This defensive and angry outburst of yours, surprised you, and you felt tremendous shame, self-blame and guilt, that over the next week, caused your symptoms to worsen. It prompted you to realize it was time to seek the loving, therapeutic support and wisdom of a grief therapist.
How We Might Work Together - Mindfulness of the Body and Thoughts
Upon seeing you, we might begin by working with what is happening in your body. Or we may focus on you becoming aware of the thoughts or memories that are connected to the negative reactions, shame or self-blame you are experiencing.
We would also work deeply with helping you to cultivate self-compassion and loving kindness for all that you are having to go through due to your painful loss. Please see my page on Mindful Self-Compassion for more about how this will unfold in our therapy session.
If we were using body-focused mindfulness, focusing on your body sensations when tuning into the anger or shame, you might describe a tightness in your chest that feels dark and ‘achy’. You then might note that it is heavy and hot, and suddenly feel a wave of emotion connected to a memory from your childhood, when your beloved pet died, and you were very sad and depressed.
In the memory, you had received a bad grade on a test, and your father, upon finding out, was extremely disappointed in you. You confided in him that you couldn’t focus since your dog had died, and you woke up many nights with nightmares about your dog dying.
After telling him, he shamed you, told you “your dog has been gone now for six months and it’s time to forget about it”. He also said that “she was finally out of her suffering and you need to be happy about that, instead of selfishly missing her”. You remember feeling upset with yourself for being so selfish, that your Dad was right, and you began to see yourself as a selfish person. You had to repress the anger you might have righteously felt towards your Dad for shaming you in such a way, and that anger became internalized toward yourself. You also took on a belief about being selfish, for having feelings of loss that might disturb others.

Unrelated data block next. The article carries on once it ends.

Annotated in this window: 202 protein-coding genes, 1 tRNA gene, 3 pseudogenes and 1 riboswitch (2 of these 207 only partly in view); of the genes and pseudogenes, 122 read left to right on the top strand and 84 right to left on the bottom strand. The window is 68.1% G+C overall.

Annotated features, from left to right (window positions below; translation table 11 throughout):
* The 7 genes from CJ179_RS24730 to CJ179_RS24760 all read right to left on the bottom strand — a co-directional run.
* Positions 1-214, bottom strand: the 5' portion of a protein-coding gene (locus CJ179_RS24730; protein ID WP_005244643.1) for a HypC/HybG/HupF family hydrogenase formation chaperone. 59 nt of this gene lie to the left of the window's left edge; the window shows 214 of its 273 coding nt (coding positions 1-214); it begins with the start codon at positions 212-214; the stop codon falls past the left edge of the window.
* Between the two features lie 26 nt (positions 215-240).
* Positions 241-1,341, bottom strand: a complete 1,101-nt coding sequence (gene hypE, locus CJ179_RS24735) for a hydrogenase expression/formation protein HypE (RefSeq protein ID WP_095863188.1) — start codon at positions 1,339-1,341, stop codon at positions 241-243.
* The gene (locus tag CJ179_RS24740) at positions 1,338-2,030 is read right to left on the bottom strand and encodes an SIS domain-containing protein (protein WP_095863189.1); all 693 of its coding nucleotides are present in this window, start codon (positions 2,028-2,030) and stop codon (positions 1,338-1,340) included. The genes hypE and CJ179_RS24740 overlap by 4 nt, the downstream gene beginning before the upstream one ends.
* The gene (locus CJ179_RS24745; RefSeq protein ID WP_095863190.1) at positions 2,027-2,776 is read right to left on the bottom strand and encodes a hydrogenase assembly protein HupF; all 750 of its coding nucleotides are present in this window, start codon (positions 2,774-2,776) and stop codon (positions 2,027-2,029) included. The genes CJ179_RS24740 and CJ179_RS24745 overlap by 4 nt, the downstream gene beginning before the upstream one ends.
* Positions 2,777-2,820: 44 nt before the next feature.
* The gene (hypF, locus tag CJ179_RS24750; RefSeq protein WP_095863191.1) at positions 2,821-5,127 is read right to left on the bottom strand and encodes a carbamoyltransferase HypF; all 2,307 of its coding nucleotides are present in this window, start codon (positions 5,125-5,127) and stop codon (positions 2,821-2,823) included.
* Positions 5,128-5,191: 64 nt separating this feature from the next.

After realizing all of this in our session, you would be able to see the reason why you reacted so angrily to your sister, and why the aftermath was filled with shame and self-blame. You would be able to see how you were reacting more to something that happened in your past, than to what was happening in the here-and-now.
With this new awareness, you would be able to identify this wound from your childhood as completely separate from your current relationship with your sister. You would begin to understand that your sister has likely taken on your Dad’s shaming behavior pattern, and is also unable to acknowledge her own grief, thus unable to validate yours as well.
The mindful self-compassion work would also help you to see clearly that you couldn’t help but be triggered into anger and shame in that situation, and you would learn how to nurture yourself through this experience - with kindness, empathy and compassionate understanding.
In a later conversation with your sister, it’s likely you’d able to apologize to her for the name-calling, and be present for her with empathy and understanding for how she’d been hurt in the same way, causing her belittling, abusive behavior toward you. It would be clear that her behavior was truly not personal, just a re-enactment of her own childhood wounding.
You would likely feel very grateful for facing and clearing this unfinished business from your own past. Additionally, you would have begun the process of observing the contents of your mind and body sensations. In addition to being called “mindful” - this inner awareness is also called “being present for yourself”, “present moment awareness”, or “witnessing”.